A question often asked of stop-motion artists by traditional puppeteers is ‘how do you maintain the immediacy of the performance?’
I guess of all the animation forms, stop-motion is spontaneous but it’s spontaneous over twelve seconds a day. It’s the only form of animation where you start at frame zero and finish at frame two hundred and fifty. You can plot it. You know the plot that has to come out of that scene, you know the emotion that has to come out of that scene but you still get to the point where you’ve got a character raising its arm and you think, ‘oh, the hand’s in the shadow… So I’ve got to just adjust the arm to get it into the light.’ So you have to adjust to your surroundings. It is spontaneous, within the parameters that the director or the storyboard has set.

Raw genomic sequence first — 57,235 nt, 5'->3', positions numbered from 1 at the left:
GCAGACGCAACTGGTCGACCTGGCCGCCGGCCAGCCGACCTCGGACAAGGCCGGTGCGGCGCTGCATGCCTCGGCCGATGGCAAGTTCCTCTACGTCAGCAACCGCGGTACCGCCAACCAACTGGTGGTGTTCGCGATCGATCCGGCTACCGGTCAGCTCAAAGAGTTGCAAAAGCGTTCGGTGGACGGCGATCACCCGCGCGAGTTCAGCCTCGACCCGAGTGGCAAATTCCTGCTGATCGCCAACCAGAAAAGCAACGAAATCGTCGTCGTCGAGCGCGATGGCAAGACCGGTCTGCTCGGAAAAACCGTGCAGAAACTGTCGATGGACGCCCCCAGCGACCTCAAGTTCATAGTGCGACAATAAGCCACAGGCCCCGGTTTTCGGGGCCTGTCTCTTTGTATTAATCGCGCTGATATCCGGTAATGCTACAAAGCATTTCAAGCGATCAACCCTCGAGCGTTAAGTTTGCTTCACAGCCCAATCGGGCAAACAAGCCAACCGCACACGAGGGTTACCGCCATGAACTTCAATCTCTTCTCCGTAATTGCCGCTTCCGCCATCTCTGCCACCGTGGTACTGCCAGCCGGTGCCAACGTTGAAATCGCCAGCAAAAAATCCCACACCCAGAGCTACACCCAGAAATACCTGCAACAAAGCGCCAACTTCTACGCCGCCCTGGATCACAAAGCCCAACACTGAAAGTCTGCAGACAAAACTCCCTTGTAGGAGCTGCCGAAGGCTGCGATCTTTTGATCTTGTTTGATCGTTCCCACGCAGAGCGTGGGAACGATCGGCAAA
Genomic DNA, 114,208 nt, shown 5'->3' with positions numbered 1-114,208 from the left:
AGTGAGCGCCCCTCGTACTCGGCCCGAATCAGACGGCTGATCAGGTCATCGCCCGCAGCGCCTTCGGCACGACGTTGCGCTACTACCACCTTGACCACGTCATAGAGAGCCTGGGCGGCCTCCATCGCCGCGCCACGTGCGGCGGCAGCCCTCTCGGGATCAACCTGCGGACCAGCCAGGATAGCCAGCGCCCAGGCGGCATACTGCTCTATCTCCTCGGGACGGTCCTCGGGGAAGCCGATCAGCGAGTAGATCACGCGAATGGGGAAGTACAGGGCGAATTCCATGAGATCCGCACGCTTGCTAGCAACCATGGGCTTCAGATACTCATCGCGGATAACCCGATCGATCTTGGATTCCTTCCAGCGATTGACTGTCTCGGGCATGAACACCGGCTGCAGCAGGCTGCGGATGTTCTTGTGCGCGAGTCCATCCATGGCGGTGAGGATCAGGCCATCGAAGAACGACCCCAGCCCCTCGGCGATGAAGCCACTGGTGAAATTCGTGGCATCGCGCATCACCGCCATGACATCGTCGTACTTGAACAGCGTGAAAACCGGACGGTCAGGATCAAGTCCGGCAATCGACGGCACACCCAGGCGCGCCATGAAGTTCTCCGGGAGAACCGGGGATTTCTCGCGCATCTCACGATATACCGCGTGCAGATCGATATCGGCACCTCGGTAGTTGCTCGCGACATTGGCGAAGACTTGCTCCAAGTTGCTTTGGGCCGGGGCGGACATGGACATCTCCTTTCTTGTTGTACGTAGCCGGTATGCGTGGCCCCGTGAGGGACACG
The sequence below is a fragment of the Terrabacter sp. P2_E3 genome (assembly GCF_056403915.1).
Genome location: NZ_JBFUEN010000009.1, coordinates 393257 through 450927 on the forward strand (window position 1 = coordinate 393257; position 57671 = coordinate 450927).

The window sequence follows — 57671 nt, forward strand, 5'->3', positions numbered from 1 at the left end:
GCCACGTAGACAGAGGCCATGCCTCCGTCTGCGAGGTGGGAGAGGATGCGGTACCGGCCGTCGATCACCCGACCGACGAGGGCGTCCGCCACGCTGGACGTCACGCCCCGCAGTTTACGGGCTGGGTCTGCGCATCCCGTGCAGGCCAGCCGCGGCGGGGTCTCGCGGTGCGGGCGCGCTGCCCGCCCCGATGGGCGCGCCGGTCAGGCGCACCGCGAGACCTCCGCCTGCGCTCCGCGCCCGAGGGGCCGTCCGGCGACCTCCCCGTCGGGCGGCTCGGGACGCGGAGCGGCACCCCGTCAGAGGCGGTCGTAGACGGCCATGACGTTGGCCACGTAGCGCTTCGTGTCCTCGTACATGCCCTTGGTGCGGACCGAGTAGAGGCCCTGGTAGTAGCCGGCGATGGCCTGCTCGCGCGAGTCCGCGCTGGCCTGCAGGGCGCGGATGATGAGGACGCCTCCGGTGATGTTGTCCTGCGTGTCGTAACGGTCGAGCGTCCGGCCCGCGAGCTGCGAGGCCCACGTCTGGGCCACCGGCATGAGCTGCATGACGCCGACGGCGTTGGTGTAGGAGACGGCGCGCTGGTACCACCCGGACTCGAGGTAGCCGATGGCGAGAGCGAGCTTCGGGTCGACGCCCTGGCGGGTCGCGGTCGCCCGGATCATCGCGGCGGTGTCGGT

With regard to your own short films, your characters tend to be realistic representations of human beings, who express quite highly naturalistic movement, which can be quite complex and subtle. What interests you in this approach?
I take slight issue there (smiles). I wouldn’t use the word realistic. I’d use the word credible but I would also say that it’s a bit more like dance. Tchaikovsky doesn’t speak, he doesn’t have a mouth movement at all, it’s just in the eyes. It’s all body language, which isn’t realistic and he’s in a picture frame, which isn’t realistic. But I get this a lot. With ‘Achilles’, people say ‘it’s very realistic’ but it has two stone statues, having sex in front of a Greek chorus, on a stone plinth, suspended in space with a spotlight. I’m sorry I haven’t found that in life!
I wouldn’t say I’m realistic. I’m figurative, I like figures and they’re credible, you can see the thought process, but they’re not realistic, no.
Theatre and live performance is a recurring theme in your work. Even when cinematic conventions are used I often get the very real sense that I could be watching a recorded live performance.